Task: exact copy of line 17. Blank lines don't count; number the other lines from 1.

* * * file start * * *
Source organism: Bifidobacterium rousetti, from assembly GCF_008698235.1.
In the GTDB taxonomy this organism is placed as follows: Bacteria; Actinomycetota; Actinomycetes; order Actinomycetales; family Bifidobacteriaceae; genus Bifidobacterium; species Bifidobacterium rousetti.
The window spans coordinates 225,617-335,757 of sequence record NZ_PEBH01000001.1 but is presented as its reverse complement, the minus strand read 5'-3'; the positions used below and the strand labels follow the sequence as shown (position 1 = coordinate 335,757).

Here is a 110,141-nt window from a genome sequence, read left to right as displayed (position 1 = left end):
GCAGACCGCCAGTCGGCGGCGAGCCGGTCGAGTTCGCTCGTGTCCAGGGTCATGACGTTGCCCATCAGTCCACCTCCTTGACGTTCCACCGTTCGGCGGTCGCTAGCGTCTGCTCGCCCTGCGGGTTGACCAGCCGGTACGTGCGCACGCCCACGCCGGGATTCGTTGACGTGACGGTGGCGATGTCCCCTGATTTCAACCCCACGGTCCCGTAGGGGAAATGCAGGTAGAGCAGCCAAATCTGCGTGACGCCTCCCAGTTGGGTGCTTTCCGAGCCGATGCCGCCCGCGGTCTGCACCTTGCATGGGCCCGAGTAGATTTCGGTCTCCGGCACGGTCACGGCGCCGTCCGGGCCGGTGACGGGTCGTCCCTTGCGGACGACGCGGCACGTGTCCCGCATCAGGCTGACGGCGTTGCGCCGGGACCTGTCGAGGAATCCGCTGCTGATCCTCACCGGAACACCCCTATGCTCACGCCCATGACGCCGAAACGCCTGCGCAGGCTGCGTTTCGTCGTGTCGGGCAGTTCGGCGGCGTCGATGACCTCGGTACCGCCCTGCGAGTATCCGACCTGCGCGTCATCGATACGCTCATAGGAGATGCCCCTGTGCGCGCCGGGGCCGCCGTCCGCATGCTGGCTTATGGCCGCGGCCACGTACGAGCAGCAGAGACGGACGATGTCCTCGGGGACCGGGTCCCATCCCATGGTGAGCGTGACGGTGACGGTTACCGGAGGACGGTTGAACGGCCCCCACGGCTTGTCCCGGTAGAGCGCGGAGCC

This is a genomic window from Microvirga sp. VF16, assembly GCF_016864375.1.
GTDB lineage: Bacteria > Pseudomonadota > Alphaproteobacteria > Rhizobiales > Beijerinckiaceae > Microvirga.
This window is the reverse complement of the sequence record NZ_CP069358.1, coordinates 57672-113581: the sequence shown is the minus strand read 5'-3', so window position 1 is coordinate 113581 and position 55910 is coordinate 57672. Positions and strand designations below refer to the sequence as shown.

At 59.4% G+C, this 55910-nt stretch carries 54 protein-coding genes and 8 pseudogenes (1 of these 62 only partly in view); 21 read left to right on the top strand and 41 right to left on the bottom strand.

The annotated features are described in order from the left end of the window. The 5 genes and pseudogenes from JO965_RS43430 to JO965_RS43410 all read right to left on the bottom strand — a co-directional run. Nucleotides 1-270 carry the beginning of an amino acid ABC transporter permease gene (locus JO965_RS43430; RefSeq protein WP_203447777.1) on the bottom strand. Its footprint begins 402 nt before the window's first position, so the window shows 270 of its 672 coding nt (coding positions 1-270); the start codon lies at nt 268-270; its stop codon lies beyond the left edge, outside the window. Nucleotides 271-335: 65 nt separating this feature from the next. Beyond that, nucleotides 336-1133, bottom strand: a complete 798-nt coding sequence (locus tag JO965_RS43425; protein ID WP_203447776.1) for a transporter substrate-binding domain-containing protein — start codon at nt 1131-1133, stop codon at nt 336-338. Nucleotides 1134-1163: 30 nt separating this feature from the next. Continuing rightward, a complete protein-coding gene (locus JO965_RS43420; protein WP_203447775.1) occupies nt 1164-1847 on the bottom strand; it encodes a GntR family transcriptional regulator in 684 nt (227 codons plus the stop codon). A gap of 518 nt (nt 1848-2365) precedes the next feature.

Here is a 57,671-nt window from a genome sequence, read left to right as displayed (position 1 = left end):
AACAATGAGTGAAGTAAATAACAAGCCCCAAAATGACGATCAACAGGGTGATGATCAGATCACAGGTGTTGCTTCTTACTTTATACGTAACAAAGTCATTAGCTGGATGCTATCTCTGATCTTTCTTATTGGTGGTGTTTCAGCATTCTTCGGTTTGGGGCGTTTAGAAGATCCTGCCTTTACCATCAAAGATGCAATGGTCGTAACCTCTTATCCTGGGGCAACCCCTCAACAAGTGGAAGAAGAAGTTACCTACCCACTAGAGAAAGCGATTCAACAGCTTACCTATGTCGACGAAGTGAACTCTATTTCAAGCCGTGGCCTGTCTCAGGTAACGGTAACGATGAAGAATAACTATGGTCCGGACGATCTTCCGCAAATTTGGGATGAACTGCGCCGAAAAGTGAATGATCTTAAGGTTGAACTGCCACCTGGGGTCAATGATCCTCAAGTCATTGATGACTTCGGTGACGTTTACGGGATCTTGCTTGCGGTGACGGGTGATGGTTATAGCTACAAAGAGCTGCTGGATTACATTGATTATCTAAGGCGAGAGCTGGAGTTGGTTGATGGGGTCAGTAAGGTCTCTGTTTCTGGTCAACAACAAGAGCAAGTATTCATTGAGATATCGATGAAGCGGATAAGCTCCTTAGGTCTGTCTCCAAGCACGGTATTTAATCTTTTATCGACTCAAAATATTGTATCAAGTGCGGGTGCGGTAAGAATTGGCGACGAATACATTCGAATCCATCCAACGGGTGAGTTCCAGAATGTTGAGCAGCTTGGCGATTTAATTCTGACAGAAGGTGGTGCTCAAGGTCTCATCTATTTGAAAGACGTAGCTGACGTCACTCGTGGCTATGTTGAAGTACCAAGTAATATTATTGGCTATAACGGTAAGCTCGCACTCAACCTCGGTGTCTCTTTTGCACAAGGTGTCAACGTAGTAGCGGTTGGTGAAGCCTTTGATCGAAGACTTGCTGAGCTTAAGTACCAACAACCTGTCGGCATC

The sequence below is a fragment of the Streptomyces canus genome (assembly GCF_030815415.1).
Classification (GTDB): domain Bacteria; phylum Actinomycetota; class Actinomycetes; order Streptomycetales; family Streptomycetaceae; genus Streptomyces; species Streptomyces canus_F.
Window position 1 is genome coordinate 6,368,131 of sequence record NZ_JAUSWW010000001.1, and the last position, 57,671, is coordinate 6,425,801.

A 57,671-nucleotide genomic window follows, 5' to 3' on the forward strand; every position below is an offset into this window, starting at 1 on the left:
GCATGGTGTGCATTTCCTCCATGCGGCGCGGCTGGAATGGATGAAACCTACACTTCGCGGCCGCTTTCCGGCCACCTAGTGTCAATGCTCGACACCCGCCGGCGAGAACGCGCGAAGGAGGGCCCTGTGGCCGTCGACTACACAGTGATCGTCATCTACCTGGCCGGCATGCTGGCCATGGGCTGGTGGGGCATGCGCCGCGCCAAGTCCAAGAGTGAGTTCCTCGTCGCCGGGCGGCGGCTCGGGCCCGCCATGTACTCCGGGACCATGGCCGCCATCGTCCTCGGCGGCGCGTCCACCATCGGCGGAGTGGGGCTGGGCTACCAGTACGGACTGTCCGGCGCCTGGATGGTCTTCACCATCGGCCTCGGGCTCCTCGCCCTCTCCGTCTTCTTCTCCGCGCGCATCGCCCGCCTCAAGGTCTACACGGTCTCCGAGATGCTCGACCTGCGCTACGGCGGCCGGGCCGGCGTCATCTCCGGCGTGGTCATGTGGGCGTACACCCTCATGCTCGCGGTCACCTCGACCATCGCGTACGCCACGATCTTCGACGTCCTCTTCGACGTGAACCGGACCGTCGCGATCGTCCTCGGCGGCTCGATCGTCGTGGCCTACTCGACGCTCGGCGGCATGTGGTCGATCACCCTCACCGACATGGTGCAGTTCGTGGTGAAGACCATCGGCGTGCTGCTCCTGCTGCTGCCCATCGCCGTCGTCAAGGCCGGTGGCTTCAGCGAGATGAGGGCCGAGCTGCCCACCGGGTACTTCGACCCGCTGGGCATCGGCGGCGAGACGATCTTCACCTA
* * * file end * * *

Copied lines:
GCATGGTGTGCATTTCCTCCATGCGGCGCGGCTGGAATGGATGAAACCTACACTTCGCGGCCGCTTTCCGGCCACCTAGTGTCAATGCTCGACACCCGCCGGCGAGAACGCGCGAAGGAGGGCCCTGTGGCCGTCGACTACACAGTGATCGTCATCTACCTGGCCGGCATGCTGGCCATGGGCTGGTGGGGCATGCGCCGCGCCAAGTCCAAGAGTGAGTTCCTCGTCGCCGGGCGGCGGCTCGGGCCCGCCATGTACTCCGGGACCATGGCCGCCATCGTCCTCGGCGGCGCGTCCACCATCGGCGGAGTGGGGCTGGGCTACCAGTACGGACTGTCCGGCGCCTGGATGGTCTTCACCATCGGCCTCGGGCTCCTCGCCCTCTCCGTCTTCTTCTCCGCGCGCATCGCCCGCCTCAAGGTCTACACGGTCTCCGAGATGCTCGACCTGCGCTACGGCGGCCGGGCCGGCGTCATCTCCGGCGTGGTCATGTGGGCGTACACCCTCATGCTCGCGGTCACCTCGACCATCGCGTACGCCACGATCTTCGACGTCCTCTTCGACGTGAACCGGACCGTCGCGATCGTCCTCGGCGGCTCGATCGTCGTGGCCTACTCGACGCTCGGCGGCATGTGGTCGATCACCCTCACCGACATGGTGCAGTTCGTGGTGAAGACCATCGGCGTGCTGCTCCTGCTGCTGCCCATCGCCGTCGTCAAGGCCGGTGGCTTCAGCGAGATGAGGGCCGAGCTGCCCACCGGGTACTTCGACCCGCTGGGCATCGGCGGCGAGACGATCTTCACCTA